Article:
British Chancellor George Osborne’s recent efforts to build a “golden relationship” with China have fed broader concern about the U.K.’s diplomatic priorities, with trade seen as taking growing precedence over human rights. The Guardian’s Harriet Sherwood reports raised eyebrows from Oxford University chancellor Chris Patten:
Chris Patten, who was the last British governor of Hong Kong and a former chair of the BBC Trust, said he was surprised by what Osborne was doing and saying on his five-day trip last month, where he announced a deal with China to finance and build nuclear power stations in the UK.
In an interview with the Guardian, Patten said he did not believe David Cameron had “departed very far from traditional Tory instincts” but “the jury’s out” on Osborne.
On the chancellor’s China trip, he said: “There was a danger that the Treasury would be allowed to get away with the argument that ‘soft power’ doesn’t include regard for human rights and civil liberties around the world. These ideas weren’t always regarded as so off the wall.” [Source]
Testimony before a parliamentary committee last week appeared to confirm this shift. From Oliver Wright at The Independent:
Human rights are no longer a “top priority” for the Government, Britain’s most senior Foreign Office official has admitted, as ministers put resources into supporting trade deals ahead of tackling injustice in other parts of the world. In a remarkably frank admission to MPs, Sir Simon McDonald, Permanent Secretary at the Foreign Office, said that human rights no longer had the “profile” within his department that they had “in the past”.
And he added that the Conservatives’ “prosperity agenda” was now “further up the list” of areas on which the department was concentrating its dwindling resources.
Last night human rights charities said Sir Simon’s comments were as “astonishing as they were alarming” and described the change in focus as “deeply regrettable”.
[…] A Foreign Office spokeswoman insisted that human rights were still “an integral part of the Foreign Office’s work” and were “intrinsically linked with many aspects of our national interest, including the stability and prosperity of our international partners”. [Source]
But The Independent’s Joan Smith noted the extent to which British policy seems disengaged from such concerns, with its approach to China warming just as the country’s rights climate has chilled.
According to Human Rights Watch, China’s government systematically curbs fundamental rights, including freedom of expression, association, assembly and religion. Since 2013, the country’s leadership has “unleashed an extraordinary assault on basic human rights and their defenders with a ferocity unseen in recent years”.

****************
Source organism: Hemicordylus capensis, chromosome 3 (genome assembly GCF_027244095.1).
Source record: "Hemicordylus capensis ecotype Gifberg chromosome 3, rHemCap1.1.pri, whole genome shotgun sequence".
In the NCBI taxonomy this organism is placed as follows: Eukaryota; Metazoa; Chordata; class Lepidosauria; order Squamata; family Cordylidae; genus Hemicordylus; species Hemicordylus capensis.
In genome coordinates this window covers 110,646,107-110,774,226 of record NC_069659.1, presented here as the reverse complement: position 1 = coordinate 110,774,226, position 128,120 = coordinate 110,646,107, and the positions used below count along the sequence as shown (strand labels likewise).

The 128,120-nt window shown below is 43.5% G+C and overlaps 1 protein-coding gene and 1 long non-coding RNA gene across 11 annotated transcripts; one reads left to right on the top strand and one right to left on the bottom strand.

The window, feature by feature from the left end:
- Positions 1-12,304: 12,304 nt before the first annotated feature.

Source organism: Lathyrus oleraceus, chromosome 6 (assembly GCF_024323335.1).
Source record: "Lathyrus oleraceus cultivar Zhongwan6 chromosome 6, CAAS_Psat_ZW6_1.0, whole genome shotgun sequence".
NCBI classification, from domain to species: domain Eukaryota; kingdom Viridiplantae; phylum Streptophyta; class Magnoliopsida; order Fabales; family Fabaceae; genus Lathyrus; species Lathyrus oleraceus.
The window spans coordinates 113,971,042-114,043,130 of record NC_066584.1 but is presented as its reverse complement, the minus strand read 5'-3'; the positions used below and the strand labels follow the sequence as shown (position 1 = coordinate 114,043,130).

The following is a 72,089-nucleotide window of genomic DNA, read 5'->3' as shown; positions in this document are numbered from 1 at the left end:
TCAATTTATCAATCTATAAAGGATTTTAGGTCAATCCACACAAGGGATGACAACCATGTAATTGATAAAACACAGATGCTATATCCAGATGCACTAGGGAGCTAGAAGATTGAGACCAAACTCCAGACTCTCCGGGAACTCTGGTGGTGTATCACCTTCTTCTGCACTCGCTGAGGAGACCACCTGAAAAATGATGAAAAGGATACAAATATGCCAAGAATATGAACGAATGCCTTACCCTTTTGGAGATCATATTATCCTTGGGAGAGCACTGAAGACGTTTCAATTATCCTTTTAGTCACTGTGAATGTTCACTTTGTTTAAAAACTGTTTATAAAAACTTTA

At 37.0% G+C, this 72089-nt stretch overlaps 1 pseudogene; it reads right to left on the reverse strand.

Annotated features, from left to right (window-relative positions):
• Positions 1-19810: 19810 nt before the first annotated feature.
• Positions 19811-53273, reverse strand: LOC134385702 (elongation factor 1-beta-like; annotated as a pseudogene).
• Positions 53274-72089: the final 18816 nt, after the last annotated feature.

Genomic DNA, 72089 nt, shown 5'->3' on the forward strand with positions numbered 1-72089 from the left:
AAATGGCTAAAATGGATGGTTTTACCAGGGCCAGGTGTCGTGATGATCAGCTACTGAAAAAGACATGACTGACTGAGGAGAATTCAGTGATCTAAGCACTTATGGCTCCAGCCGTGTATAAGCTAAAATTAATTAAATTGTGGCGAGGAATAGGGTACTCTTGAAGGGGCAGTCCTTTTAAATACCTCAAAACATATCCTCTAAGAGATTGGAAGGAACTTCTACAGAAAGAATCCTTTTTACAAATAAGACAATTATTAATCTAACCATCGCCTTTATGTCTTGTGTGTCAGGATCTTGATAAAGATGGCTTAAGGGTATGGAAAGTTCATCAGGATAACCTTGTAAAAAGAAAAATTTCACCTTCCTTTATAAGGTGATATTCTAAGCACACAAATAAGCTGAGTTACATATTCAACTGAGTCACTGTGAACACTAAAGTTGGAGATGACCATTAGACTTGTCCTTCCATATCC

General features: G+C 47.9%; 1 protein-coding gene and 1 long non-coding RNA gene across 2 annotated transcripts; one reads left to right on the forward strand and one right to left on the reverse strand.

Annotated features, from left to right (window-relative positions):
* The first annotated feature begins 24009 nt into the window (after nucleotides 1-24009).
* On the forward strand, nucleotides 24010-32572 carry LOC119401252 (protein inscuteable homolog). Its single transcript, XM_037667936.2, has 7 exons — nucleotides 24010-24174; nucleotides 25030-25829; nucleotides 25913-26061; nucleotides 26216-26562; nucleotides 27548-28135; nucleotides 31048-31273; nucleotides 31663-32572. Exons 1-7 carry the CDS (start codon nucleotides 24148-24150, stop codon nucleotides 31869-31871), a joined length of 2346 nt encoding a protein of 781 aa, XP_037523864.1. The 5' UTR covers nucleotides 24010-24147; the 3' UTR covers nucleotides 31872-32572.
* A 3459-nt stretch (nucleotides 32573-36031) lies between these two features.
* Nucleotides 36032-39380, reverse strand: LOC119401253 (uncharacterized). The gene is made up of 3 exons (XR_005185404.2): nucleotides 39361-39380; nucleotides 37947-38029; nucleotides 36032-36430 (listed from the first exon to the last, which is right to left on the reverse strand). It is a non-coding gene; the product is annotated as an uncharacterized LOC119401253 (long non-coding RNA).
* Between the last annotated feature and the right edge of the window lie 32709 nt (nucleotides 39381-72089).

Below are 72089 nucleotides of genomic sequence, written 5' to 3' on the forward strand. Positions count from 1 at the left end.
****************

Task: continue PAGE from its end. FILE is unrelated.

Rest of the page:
Bizarrely, this assault on fundamental rights has been accompanied by a mellowing in attitudes towards China. The Conservative Party is at the forefront, muting Britain’s critique of human-rights abuses until it reached last week’s historic low point. The Chancellor has played a key role in this process, which dates back to the autumn of 2013 when he led a trade mission to Beijing. “China is what it is,” Osborne said then. “We have to be here or nowhere.” He was accompanied by the Mayor of London, Boris Johnson, who is another enthusiast for trade links between the two countries. [Source]
At The Diplomat, former British diplomat Kerry Brown focused on Osborne’s particularly contentious visit to the troubled region of Xinjiang:
It is now clear that the British Treasury rather than the Foreign Office runs China policy. Under its new bureaucratic masters, the U.K.’s China policy has become steely, self interested, and, to some degree, very consistent. Britain joined the China-led Asia Infrastructure Investment Bank earlier this year, despite irritating their key ally the United States in doing so. Osborne’s sojourn to Xinjiang was also high risk. No other British minister has ever visited, and very few foreign emissaries have made the trip. Taking a trade delegation to such an area basically conveys one point: no matter how intense the concerns about human rights and security, trade has to go ahead when it comes to China.
Amoral foreign policy has been a unique specialty of the U.K. for centuries. But there is a more forensic point that needs to be made here. Attacking Osborne’s Xinjiang visit for moral reasons only gets lost in ideological and values battles. The greatest issue with this visit is that even on its own hard-nosed, pragmatic terms, it is hard to make sense of it.
[…] As it is, there is the sneaking suspicion that Osborne went to Xinjiang not for commercial reasons, but to pander for political favor in Beijing. And that leads us to the depressing conclusion that it is not just British business and expertise that is for sale in China – so is British government policy. [Source]
At The Conversation, the University of Bristol’s Jeffrey Henderson highlights safety, logistical, political, and security questions over the nuclear deal with China. One Osborne defender is The Telegraph’s Liam Halligan, who dismissed accusations of “kowtowing” as “nonsense,” and argued that the chancellor was right to concentrate on expanding Britain’s underperforming exports to China.